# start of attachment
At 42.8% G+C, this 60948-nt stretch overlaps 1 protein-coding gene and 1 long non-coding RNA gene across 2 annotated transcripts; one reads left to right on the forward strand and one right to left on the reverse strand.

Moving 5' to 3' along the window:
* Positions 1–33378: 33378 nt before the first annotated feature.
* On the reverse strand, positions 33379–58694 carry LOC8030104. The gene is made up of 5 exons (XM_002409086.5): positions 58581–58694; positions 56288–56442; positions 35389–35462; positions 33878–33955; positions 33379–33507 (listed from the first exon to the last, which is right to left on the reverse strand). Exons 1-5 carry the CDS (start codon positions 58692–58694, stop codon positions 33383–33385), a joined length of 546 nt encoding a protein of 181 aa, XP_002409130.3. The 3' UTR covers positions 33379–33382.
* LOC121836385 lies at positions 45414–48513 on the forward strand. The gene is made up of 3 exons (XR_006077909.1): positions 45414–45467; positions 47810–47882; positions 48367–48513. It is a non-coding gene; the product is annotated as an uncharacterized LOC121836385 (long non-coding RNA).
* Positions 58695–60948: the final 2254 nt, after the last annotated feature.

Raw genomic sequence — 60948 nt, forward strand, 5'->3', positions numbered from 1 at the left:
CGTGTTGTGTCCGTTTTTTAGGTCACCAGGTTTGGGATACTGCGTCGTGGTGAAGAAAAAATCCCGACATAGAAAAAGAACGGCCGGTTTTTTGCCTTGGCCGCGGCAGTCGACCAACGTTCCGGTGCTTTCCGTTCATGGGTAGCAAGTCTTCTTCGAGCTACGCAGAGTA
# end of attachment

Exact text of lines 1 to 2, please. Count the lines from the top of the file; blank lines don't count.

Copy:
At 42.8% G+C, this 60948-nt stretch overlaps 1 protein-coding gene and 1 long non-coding RNA gene across 2 annotated transcripts; one reads left to right on the forward strand and one right to left on the reverse strand.

Moving 5' to 3' along the window: